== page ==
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Merlin66

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Posts posted by Merlin66


  1. Lawrence,

    Doesn't do any harm leaving it on the PC - you'll never use it.

    Make sure you have the latest ASCOM installed, and the EQAscom files.

    Best used with a planetarium interface - I use Cartes du Ciel.

     

    CdC_EQMod_slew.JPG


  2. Jagho,

    The original LowSpec was designed around a 45 degree angle.

    Not sure what it finally became - Paul can confirm.

    (Note: this needs to be included in the SimSpec3D spreadsheet.... If correct, then the 30 x 30 mm grating with 1800 l/mm would be OK at f7.5))

     

    • Thanks 2

  3. Louise.

    The eFinder will get you to the target area..... the guider will give you a view of the slit position. I don't think you'll have any difficulty working between them

    Start with a bright star target....once you see what's happening -you'll be OK.

     


  4. The target star just needs to be visible in the guide FOV, not necessarily spot on the middle.....you do have a lot of lee way......

    Your guider field of view will be much larger than mine!!

    When you try it for the first time I'm sure you know what I mean.

     

    C11_slit_FOV.JPG


  5. Marius,

    Re using a barlow...

    Caution, as you know the magnification varies with the back focus distance, when adding the spectrograph the slit plate will be probably further back than normal (with an eyepiece) and the magnification higher.

    Also consider how to give the instrument some support - to maintain the alignment on the optical axis.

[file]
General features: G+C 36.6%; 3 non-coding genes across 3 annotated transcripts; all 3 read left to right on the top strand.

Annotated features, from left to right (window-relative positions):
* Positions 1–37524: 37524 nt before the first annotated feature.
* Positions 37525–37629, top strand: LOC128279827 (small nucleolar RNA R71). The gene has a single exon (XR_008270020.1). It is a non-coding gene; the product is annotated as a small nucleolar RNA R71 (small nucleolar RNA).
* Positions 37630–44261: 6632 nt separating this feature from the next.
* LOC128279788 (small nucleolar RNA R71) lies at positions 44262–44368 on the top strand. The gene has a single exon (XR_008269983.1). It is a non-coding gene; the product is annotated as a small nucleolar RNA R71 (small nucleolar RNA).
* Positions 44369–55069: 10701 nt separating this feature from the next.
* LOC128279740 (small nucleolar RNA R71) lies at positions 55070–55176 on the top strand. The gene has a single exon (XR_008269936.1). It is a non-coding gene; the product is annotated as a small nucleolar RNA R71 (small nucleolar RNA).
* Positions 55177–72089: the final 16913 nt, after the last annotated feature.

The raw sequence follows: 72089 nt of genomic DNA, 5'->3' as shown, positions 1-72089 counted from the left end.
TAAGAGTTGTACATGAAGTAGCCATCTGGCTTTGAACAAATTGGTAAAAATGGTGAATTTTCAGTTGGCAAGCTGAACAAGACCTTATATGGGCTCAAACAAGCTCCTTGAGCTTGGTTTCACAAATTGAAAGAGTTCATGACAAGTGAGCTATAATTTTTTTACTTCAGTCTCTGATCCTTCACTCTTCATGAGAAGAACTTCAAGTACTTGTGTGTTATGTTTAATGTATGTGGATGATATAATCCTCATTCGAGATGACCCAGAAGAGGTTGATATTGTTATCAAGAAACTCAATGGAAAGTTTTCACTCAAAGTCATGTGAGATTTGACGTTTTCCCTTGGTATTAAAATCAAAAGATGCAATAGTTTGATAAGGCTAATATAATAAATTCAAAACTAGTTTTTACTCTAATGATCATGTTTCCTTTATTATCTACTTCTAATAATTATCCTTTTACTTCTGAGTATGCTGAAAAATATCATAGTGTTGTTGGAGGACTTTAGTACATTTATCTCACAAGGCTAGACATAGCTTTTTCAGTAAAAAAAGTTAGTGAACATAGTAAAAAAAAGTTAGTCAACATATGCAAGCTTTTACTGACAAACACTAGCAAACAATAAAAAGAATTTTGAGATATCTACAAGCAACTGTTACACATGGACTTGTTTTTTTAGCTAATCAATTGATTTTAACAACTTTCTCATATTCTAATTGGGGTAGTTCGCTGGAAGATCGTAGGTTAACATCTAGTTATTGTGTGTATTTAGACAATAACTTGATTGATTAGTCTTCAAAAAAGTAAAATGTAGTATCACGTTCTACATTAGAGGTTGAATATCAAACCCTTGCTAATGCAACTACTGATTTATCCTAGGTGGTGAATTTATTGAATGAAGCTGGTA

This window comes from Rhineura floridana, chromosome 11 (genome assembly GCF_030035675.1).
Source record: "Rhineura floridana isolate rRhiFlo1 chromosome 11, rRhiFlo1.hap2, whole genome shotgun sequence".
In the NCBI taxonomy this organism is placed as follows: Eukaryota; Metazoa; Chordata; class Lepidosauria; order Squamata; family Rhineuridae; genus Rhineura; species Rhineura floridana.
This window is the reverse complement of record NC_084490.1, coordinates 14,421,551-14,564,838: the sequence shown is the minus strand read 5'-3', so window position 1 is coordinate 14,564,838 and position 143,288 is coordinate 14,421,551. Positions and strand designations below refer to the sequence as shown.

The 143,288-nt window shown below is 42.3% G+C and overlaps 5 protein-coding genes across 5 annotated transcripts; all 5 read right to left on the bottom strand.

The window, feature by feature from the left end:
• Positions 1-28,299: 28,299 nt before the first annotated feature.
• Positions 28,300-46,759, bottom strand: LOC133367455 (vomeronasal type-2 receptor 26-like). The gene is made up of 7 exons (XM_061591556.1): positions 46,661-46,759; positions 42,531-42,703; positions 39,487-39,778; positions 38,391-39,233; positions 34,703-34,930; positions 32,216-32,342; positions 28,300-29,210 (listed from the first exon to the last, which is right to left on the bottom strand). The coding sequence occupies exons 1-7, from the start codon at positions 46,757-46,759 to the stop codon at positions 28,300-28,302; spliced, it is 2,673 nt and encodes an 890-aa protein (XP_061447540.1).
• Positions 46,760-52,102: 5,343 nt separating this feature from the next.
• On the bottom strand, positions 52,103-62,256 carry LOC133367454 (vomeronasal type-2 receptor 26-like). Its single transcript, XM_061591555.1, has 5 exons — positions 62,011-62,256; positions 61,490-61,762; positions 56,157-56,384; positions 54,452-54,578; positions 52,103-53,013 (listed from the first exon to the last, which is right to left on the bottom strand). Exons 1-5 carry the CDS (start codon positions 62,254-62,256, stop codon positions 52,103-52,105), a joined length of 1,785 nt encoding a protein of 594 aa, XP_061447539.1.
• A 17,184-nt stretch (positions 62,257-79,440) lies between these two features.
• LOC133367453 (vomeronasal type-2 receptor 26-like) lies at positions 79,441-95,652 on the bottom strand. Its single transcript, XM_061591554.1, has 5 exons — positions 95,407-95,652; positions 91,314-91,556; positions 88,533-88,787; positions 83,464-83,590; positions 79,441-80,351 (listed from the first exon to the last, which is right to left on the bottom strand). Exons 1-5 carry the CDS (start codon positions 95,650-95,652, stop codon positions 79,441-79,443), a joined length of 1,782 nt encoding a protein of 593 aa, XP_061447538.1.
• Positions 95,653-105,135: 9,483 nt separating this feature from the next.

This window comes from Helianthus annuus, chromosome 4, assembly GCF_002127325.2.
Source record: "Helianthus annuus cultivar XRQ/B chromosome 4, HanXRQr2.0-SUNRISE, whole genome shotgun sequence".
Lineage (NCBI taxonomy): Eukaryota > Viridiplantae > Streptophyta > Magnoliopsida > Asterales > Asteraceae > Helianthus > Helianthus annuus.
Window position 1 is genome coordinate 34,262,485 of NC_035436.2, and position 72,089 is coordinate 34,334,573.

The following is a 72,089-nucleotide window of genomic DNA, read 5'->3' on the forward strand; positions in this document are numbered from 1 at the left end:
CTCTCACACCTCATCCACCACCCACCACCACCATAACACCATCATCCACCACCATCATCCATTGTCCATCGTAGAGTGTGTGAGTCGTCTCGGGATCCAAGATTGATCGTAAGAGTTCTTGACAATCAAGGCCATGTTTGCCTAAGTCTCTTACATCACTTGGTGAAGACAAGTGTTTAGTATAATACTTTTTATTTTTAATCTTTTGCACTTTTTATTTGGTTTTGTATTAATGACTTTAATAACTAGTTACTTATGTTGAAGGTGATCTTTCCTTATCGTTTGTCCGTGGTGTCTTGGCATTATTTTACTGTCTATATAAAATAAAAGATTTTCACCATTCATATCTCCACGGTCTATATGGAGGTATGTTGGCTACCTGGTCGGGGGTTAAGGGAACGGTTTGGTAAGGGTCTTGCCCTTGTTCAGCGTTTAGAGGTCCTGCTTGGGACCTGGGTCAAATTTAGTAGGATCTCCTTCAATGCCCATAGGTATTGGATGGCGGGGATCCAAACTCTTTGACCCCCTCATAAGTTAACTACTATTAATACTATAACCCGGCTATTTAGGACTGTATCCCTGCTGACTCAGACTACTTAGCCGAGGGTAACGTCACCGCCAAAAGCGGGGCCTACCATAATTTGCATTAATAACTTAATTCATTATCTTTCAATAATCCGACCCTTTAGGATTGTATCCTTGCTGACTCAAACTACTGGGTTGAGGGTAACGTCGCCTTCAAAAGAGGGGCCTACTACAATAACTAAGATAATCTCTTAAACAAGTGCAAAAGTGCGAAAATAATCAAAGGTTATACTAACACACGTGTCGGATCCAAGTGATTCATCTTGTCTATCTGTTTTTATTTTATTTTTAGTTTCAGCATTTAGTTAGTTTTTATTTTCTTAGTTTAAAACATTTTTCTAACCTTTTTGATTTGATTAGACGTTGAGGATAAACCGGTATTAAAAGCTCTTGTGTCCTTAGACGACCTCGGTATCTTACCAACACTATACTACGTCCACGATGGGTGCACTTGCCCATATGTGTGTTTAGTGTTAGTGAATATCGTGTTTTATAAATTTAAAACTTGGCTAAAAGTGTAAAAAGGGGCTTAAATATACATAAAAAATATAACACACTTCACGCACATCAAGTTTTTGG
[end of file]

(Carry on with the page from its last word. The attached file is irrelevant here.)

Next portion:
I occasionally use a x2 Powermate (with my Genesis f5) and use the T thread adaptor to improve rigidity.

    On the C11 I added a support bar to hold and align my Spectra-L200.

     


  6. Louise,

    I think you are worrying unnecessarily.....

    You'll find it easy to centre the star in the guide slit plate - trust me!

    Your LowSpec will work at f7 and give acceptable results - My Spectra-L200 was designed for a maximum of f7 but I have used it many times with scopes down to f5 and still obtained useable results.....

    I think you'll be pleasantly surprised when you get your first stellar spectra! Just remember to start with an A type star......

     


  7. Louise,

    Think of the reflective slit plate as a on- axis guider or a star diagonal. All it does is reflect the FOV at the slit position.

    The transfer lens - depending on the spacing between the slit plate and the final guide image then acts as a reducer - giving a slightly larger FOV in the camera. As far as I can see the reduction is x0.72.

    The actual guide FOV will depend on the area of the slit plate visible to the guider, the reduction factor and the guide camera chip size.

    In my case the slit plate has a front cover, with an aperture of 8 x 6 mm, centred on the slit gap. This effectively limits the actual area of the sky visible ( the camera FOV is much larger, but obviously blocked by the cover plate!)

    In my C11 @ f10 I get 9.8 x 7.4 arc min coverage.

    I can easily put a target star close to centre in the 60/220 eFinder and find the same field in the spectrograph guider. If you use PHD2 you can set up the virtual slit and nudge the target into/onto the slit gap.

    Much easier than you think.

     


  8. I agree with John. Trying slumping a couple of 12" disks, one was about 6mm thick the other 10mm (?) Used the services of the local ceramic group and their Kiln.

    Making a "proper" mould to slump into proved difficult, temperature control/ annnnealling became a PITA!

    Supporting the disks for grinding - sand bags/ air bags/ various disks of carpet didn't work for me.

    An alternative was to vacuum distort a thin blank (which already had a "reasonable" finish) - supported on an edge O ring within a closed cell and hand vacuum pump connected to the rear. Yes, I think it would have eventually worked, getting around f10.

    Don't even think of stretching a Mylar mirror and vacuum!!!!!

     

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